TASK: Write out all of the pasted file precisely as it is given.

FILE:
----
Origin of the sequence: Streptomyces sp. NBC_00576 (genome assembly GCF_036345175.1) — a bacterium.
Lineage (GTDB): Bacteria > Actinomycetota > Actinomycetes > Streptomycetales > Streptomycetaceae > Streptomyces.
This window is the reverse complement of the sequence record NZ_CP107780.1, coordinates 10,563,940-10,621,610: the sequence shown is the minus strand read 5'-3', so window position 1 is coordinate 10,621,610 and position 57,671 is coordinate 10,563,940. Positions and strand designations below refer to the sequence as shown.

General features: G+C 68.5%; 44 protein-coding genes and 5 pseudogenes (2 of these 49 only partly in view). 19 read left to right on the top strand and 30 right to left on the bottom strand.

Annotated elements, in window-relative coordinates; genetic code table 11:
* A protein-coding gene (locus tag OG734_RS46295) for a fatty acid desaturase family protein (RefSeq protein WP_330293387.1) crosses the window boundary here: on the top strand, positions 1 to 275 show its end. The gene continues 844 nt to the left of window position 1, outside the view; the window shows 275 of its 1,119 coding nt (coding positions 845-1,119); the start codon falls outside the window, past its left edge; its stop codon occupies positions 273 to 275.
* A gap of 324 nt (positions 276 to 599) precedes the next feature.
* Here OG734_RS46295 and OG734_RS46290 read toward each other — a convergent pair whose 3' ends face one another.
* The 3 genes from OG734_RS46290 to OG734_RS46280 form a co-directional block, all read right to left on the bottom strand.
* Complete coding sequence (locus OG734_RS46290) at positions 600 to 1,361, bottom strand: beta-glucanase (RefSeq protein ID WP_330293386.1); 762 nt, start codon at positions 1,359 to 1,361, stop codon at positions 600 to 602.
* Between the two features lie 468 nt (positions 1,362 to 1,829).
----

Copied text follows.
Origin of the sequence: Streptomyces sp. NBC_00576 (genome assembly GCF_036345175.1) — a bacterium.
Lineage (GTDB): Bacteria > Actinomycetota > Actinomycetes > Streptomycetales > Streptomycetaceae > Streptomyces.
This window is the reverse complement of the sequence record NZ_CP107780.1, coordinates 10,563,940-10,621,610: the sequence shown is the minus strand read 5'-3', so window position 1 is coordinate 10,621,610 and position 57,671 is coordinate 10,563,940. Positions and strand designations below refer to the sequence as shown.

General features: G+C 68.5%; 44 protein-coding genes and 5 pseudogenes (2 of these 49 only partly in view). 19 read left to right on the top strand and 30 right to left on the bottom strand.

Annotated elements, in window-relative coordinates; genetic code table 11:
* A protein-coding gene (locus tag OG734_RS46295) for a fatty acid desaturase family protein (RefSeq protein WP_330293387.1) crosses the window boundary here: on the top strand, positions 1 to 275 show its end. The gene continues 844 nt to the left of window position 1, outside the view; the window shows 275 of its 1,119 coding nt (coding positions 845-1,119); the start codon falls outside the window, past its left edge; its stop codon occupies positions 273 to 275.
* A gap of 324 nt (positions 276 to 599) precedes the next feature.
* Here OG734_RS46295 and OG734_RS46290 read toward each other — a convergent pair whose 3' ends face one another.
* The 3 genes from OG734_RS46290 to OG734_RS46280 form a co-directional block, all read right to left on the bottom strand.
* Complete coding sequence (locus OG734_RS46290) at positions 600 to 1,361, bottom strand: beta-glucanase (RefSeq protein ID WP_330293386.1); 762 nt, start codon at positions 1,359 to 1,361, stop codon at positions 600 to 602.
* Between the two features lie 468 nt (positions 1,362 to 1,829).